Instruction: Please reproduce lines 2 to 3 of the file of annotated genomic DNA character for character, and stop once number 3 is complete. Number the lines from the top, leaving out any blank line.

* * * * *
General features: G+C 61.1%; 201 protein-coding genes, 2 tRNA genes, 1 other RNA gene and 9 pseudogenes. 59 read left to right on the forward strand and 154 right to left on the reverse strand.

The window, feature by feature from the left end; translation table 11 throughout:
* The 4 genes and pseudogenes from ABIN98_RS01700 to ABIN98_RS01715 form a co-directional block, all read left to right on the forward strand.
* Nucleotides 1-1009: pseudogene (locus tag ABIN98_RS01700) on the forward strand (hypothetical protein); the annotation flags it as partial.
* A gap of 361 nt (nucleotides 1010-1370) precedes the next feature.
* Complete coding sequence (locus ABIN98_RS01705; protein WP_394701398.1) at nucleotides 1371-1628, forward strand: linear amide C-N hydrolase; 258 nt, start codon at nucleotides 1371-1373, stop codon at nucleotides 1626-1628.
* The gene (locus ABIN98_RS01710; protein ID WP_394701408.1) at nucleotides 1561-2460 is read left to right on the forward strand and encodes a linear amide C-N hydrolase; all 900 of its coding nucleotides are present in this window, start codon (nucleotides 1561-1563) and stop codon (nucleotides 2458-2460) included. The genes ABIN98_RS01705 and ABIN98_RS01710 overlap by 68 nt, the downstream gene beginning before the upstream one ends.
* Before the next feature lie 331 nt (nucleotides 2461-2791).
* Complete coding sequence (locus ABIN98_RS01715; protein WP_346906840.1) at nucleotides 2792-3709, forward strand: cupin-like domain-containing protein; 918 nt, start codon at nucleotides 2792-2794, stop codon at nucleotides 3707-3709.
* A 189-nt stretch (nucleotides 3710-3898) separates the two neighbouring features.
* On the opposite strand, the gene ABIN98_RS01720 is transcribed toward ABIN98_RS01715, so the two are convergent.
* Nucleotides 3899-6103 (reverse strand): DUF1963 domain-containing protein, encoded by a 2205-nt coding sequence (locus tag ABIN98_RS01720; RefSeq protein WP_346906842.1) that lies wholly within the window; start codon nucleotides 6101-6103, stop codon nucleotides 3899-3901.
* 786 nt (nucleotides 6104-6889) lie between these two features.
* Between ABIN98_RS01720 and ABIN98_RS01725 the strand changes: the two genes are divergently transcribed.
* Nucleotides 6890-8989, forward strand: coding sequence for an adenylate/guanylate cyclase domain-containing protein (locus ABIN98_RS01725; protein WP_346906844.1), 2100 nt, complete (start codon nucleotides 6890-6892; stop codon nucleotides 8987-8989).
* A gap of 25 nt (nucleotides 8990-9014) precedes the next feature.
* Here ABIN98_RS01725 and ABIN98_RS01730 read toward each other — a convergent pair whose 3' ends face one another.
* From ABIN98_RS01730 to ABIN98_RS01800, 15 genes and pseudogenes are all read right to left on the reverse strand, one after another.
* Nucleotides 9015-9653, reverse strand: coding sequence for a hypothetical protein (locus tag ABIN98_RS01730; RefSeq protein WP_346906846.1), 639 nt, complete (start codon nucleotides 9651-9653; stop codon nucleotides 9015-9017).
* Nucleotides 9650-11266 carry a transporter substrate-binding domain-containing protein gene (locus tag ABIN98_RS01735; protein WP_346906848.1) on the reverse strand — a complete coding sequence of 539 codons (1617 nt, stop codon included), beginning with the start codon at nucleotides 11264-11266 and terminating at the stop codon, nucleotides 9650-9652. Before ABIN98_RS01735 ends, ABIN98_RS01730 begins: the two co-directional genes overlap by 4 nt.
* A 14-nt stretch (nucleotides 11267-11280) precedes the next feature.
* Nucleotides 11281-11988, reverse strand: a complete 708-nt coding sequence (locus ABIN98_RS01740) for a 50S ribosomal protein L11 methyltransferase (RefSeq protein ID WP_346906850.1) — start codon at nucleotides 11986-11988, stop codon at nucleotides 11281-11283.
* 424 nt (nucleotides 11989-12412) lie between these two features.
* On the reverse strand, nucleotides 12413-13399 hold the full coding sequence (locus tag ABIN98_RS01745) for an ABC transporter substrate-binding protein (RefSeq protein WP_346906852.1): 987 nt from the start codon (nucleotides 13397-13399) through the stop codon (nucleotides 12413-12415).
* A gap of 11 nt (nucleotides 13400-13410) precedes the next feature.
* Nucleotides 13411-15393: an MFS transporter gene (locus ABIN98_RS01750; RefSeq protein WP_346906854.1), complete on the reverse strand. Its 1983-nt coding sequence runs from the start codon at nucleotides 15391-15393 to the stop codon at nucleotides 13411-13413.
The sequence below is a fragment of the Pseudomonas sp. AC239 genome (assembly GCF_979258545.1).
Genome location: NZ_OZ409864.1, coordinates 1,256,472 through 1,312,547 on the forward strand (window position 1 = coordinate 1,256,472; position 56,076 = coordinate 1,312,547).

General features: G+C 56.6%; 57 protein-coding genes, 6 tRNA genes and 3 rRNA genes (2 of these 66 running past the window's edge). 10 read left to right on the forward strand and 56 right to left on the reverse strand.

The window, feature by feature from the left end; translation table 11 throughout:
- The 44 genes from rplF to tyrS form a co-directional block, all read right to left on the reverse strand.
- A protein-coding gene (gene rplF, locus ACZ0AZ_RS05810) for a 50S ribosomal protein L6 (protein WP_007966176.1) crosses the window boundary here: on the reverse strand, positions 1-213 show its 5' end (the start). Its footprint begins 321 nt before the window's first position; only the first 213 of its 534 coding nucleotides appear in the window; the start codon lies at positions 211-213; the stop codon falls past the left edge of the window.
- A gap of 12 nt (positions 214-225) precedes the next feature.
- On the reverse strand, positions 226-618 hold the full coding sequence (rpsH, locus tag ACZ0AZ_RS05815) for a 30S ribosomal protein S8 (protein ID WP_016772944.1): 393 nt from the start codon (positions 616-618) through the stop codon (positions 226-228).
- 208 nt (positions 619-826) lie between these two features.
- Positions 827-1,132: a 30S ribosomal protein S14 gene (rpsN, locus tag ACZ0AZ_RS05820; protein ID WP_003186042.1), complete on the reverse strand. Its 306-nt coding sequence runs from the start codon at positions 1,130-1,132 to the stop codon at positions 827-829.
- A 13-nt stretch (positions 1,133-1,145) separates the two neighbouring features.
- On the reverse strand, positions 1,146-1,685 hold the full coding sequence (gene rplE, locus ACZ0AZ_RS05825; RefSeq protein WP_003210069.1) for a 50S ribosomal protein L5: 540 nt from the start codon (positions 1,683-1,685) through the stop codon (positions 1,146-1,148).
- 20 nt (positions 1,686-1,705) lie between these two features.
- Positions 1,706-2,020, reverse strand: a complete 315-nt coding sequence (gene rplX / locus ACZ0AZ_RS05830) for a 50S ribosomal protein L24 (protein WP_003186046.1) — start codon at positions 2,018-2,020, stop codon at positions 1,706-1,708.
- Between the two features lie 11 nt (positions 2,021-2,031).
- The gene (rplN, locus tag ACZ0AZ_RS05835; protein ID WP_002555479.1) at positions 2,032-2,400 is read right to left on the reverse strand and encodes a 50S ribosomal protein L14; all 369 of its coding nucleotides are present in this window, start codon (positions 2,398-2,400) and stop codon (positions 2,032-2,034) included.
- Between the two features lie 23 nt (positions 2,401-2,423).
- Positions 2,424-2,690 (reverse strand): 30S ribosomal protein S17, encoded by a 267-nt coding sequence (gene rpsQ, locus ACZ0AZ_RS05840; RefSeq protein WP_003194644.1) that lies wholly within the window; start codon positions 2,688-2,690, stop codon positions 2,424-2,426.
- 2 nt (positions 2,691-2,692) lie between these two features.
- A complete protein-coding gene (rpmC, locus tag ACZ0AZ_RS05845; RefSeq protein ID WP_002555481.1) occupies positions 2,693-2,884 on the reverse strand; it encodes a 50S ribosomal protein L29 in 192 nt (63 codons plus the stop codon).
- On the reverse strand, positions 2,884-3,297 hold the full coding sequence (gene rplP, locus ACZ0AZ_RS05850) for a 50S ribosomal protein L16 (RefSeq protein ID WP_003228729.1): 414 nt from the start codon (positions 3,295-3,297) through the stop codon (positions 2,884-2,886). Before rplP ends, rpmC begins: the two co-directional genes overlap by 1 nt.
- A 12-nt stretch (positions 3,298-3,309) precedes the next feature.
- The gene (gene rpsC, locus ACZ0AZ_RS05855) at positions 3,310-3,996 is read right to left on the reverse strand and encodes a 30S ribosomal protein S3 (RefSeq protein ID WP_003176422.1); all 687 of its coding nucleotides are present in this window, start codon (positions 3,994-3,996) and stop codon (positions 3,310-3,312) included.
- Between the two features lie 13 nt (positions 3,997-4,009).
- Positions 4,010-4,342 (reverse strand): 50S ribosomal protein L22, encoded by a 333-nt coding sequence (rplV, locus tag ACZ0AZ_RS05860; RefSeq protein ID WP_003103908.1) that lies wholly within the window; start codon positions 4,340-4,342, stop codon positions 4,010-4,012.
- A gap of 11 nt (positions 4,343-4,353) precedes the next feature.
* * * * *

The window, feature by feature from the left end; translation table 11 throughout:
* The 4 genes and pseudogenes from ABIN98_RS01700 to ABIN98_RS01715 form a co-directional block, all read left to right on the forward strand.